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IRS Used Asset Forfeiture To Seize $17 Million From Business Owners, Instead of Going After Criminals

Our government at work.

In a new report, watchdog group Treasury Inspector General for Tax Administration (TIGTA) has alleged that the IRS has been taking millions of dollars from businesses for no wrongdoing. The report says that the IRS has been using asset forfeiture to take the money legally without any charges.

The investigation was initiated in 2014, after numerous lawsuits were filed by libertarian-leaning law firm, Institute for Justice, over the IRS seizing savings of several business for the violation of anti-structuring policies.

According to Reason, an editorially independent publication of the Reason Foundation, structuring rules are implemented to stop money launderers from dodging federal banking policies by depositing under $10,000. The IRS took the actions of small deposits by small and medium businesses as crime, even though there was no evidence to support the theory that the anti-structuring rule was being violated.

The IRS ended up seizing around $17 million from bank accounts of business owners, who, in over 90 percent of the cases, had committed no crime. Furthermore, the report by TIGTA found that investigating authorities violated several internal policies, including the improper notification of rights to those being interviews, and inappropriately bargaining to resolve cases with threats.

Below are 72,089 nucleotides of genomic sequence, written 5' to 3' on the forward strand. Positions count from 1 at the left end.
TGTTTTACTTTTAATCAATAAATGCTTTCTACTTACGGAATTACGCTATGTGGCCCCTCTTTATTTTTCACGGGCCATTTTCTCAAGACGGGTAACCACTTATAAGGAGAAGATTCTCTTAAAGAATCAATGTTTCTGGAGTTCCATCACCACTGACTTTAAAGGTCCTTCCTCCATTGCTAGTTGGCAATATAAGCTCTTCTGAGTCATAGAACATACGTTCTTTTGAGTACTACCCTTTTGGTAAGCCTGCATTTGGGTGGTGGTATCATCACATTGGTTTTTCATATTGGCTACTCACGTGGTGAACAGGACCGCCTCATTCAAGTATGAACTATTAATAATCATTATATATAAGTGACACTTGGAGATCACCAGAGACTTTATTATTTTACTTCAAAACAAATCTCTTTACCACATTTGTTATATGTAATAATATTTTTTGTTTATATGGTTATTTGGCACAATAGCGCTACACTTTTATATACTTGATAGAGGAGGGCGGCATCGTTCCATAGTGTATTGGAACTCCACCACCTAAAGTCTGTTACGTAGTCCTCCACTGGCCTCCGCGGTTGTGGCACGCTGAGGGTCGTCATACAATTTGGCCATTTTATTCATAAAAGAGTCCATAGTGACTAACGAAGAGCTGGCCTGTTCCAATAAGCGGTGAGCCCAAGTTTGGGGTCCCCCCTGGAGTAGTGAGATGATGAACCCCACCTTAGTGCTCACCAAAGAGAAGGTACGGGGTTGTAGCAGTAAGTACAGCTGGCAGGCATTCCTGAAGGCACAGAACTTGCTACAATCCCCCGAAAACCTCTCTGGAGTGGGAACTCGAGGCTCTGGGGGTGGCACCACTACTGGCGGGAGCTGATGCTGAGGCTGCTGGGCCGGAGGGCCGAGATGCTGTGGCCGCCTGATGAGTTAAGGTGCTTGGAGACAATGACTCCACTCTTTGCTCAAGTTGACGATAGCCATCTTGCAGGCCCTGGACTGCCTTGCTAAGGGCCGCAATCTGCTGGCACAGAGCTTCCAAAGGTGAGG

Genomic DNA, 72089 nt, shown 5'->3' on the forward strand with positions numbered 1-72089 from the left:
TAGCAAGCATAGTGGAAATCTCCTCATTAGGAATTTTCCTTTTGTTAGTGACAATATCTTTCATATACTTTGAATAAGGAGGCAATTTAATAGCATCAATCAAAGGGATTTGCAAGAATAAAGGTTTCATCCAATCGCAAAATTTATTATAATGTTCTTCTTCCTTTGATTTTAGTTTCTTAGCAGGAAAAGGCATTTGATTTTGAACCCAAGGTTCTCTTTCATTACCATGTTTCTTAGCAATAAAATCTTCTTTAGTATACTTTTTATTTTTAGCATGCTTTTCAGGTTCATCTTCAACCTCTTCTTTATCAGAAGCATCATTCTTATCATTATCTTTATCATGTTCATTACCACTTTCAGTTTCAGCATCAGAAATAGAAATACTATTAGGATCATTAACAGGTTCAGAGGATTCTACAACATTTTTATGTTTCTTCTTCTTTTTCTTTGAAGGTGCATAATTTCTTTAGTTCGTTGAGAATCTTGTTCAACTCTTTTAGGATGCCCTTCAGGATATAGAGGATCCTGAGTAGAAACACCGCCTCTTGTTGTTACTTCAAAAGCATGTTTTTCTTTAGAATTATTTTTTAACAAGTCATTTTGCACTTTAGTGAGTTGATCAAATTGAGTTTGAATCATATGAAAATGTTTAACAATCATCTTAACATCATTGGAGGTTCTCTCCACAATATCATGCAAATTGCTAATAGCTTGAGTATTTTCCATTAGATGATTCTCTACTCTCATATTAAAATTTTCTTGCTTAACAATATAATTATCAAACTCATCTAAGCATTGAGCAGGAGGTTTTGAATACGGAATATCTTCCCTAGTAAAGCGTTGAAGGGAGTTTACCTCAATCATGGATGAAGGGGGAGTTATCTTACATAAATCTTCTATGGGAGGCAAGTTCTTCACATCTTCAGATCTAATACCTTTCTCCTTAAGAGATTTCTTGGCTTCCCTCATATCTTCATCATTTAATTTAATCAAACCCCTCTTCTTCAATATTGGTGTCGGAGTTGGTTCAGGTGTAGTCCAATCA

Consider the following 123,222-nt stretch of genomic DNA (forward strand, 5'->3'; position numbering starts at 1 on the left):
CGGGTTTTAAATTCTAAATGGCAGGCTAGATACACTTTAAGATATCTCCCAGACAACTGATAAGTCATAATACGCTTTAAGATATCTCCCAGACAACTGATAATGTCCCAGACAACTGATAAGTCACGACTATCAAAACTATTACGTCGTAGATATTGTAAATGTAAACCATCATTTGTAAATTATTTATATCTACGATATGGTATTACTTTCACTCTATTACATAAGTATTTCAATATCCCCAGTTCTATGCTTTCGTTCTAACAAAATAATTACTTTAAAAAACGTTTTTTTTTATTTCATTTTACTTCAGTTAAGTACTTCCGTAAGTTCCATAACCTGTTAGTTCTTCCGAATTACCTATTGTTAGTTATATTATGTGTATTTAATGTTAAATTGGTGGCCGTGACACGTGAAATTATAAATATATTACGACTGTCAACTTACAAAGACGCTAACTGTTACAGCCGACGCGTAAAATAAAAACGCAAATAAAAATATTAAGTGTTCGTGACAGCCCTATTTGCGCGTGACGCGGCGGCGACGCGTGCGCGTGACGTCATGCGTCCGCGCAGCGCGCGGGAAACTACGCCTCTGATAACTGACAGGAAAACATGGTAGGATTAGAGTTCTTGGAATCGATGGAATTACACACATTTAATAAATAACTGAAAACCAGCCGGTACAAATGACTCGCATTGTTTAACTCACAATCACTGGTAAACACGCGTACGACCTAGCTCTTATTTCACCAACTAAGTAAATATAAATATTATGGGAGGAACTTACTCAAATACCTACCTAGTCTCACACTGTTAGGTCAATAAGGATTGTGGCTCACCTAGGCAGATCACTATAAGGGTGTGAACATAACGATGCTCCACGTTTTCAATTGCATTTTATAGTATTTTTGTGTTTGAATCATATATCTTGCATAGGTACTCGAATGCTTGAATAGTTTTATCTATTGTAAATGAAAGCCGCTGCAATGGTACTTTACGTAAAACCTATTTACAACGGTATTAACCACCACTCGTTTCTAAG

Between fiscal years 2012 and 2014, the money seized and forfeited by the IRS was legally acquired in 91 percent of a sample of 278 structuring cases the TIGTA reviewed, the report found. The amount totaled $17.1 million and involved 231 cases.

“That is just a shocking, shocking statistic,” an attorney at the Institute for Justice, Robert Johnson, says. “It shows the cases we’ve been bringing are not isolated incidents by any stretch of the imagination. This is the bread and butter of what the IRS has been doing for years.”

TIGTA also learned that in 54 cases, property owners gave valid explanations for why their deposits did not exceed $10,000. However, in a majority of those cases, there was no proof that IRS had investigated their explanations.

Additionally, TIGTA learned “that in at least 37 cases the Government bargained nonprosecution in order to resolve the civil forfeiture.” In simple words, the IRS
In addition, the inspector general found evidence “that in at least 37 cases the Government bargained nonprosecution in order to resolve the civil forfeiture.” In other words, by threatening to file criminal charges, the IRS leveraged its civil forfeiture cases.

While the backlash was enough to get the IRS to make serious changes to its policies in 2014, the true extent of the damage before the deceit was uncovered by the media, was only just released.


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